I believe Shazam identifies music by comparing the Fourier decomposition of recorded sound to a data resource of Fourier decompositions of know songs.

• How does this work? I can't find anything on it. May 18, 2017 at 12:21
• @theonlygusti maybe seeing how audio synthesis is best done through frequencies rather than amplitudes will serve as a good argument: stackoverflow.com/questions/732699/… It all likely comes down to resonance in the ear/vocal chords. Jan 11, 2020 at 9:43

Here is another very-specific example that I do not know much about.

One of the big problems in bioinformatics/computational biology is "lining up" DNA sequences to reveal mutations, additions, and deletions between them. This becomes an astronomical task when dealing with a large number of long sequences. To date, the fastest and most accurate program for this task is MAFFT (which stands for Multiple Alignment by Fast Fourier Transform): http://mafft.cbrc.jp/alignment/software

Another variation of the Fourier Series to compare DNA sequences is A Novel Method for Comparative Analysis of DNA Sequences which used Ramanujan-Fourier series. The idea is the same as the Fourier series, but with a different orthogonal basis (Fourier has a basis of trig functions, R-F uses Ramanujan sums). Other orthogonal basis are Walsh–Hadamard functions, Legendre polynomials, Chebyshev polynomial, etc.

Regardless of the orthogonal basis used, one of the practical applications is signal / data analysis. The transformation / decomposition into a sum of coefficients times basis functions, allows you to do either or both of:

• "See" through the noise and highlight any non-obvious periodicity or patterning within the data / signal.
• "Major on the majors" by focusing on or preserving the most important components of the signal. The most important components are precisely those components with the largest coefficients.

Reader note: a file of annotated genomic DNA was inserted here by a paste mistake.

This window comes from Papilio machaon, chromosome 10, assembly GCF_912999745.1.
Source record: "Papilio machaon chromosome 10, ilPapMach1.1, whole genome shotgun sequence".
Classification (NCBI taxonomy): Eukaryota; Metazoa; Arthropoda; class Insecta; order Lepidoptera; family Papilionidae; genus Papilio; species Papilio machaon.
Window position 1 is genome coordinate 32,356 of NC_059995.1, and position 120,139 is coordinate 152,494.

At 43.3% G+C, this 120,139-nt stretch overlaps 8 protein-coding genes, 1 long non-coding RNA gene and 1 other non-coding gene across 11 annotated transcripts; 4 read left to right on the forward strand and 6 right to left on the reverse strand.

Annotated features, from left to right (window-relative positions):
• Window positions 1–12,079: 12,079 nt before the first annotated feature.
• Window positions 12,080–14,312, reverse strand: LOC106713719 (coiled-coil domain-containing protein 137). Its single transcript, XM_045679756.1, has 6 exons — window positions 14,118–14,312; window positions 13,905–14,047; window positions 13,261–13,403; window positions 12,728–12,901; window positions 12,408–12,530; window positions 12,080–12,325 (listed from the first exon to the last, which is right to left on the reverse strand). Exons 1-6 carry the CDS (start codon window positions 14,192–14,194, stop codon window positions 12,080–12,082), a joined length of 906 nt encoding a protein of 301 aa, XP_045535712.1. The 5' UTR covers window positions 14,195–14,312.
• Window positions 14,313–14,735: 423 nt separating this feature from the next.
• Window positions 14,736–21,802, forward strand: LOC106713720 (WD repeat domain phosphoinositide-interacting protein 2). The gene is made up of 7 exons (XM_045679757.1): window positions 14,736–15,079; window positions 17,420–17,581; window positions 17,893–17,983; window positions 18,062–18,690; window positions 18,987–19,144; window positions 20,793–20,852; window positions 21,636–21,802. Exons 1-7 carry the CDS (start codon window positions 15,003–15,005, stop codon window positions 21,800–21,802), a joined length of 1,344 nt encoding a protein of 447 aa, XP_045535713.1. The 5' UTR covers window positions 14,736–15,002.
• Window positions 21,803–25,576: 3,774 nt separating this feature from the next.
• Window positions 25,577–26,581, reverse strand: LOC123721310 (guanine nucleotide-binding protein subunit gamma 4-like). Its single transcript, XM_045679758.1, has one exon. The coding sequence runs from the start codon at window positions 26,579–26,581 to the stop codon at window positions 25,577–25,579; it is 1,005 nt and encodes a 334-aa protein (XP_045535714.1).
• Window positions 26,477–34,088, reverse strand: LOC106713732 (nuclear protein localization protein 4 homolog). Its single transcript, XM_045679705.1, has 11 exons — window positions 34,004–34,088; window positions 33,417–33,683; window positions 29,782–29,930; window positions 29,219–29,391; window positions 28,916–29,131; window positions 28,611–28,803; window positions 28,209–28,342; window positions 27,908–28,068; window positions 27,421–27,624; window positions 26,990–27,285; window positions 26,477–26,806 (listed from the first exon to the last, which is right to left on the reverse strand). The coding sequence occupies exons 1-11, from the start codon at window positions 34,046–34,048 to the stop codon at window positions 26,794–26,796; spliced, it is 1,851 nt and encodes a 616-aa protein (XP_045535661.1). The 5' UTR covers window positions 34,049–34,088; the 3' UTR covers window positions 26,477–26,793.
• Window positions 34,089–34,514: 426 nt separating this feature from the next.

The basis determines what is highlighted in the signal / data. A Fourier series decomposition highlights sinusoidal components, A Walsh–Hadamard decomposition highlights components that are periodic square waves, an R-F decomposition highlights behaviors which are similar to the distribution of primes among integers.

fourier series is broadly used in telecommunications system, for modulation and demodulation of voice signals, also the input,output and calculation of pulse and their sine or cosine graph.

• yea this is a short and precise answer. Nov 12, 2014 at 15:07

Although I'm not sure how much this has been used recently: shape analysis of closed curves for character recognition.

On the other hand, spherical harmonics, which are a Fourier series on the sphere, have been and still are used extensively for shape analysis in medical imaging.

Driver skill classification using frequency of steering wheel motion as an input feature.

Hiss and pop in sound recordings can be cleaned up using Fourier analysis. What is static but a super-high frequency sound--higher than most sounds that normally appear in music and speech, etc. When a time-domain signal is represented in the frequency domain, i.e., as a sum of sine waves, you can cure the static by simply erasing all the highest frequencies and then reconstituting the sound.

Exactly the same trick works in removing speckles from photographs. The boundaries between the photo and the speckles are the highest frequency components of the image. Using Fourier analysis to you can drop all the highest frequency components. Then reconstitute the picture, and like magic, speckles are gone. Some minor features you might want will be gone too, but in practice it works very well.

The opposite works for finding outlines in a picture. Erase everything but the high frequencies, and when you reconstitute the picture, you will have all the outlines and the broad areas will all be erased.

Numerous image processing techniques are variations on this theme.

My answer is not about real world application, but about a real mechanical machine that was capable of graphing Fourier Transforms. In both senses, analysing and synthetizing a signal.

Harmonic Analyzer Mechanical Fourier Computer | Hackaday I was amazed to discover it, and it was exactly on 2017/14/3, which is the $\pi$ day!

The video playlist explains it detailed and there is even a book Albert Michelson’s Harmonic Analyzer for sale Albert Michelson's Harmonic Analyzer: A Visual Tour of a Nineteenth Century Machine that Performs Fourier Analysis about it.

I also discovered there is an instructables project on http://www.instructables.com/id/Plywood-Math-Machine/ about building one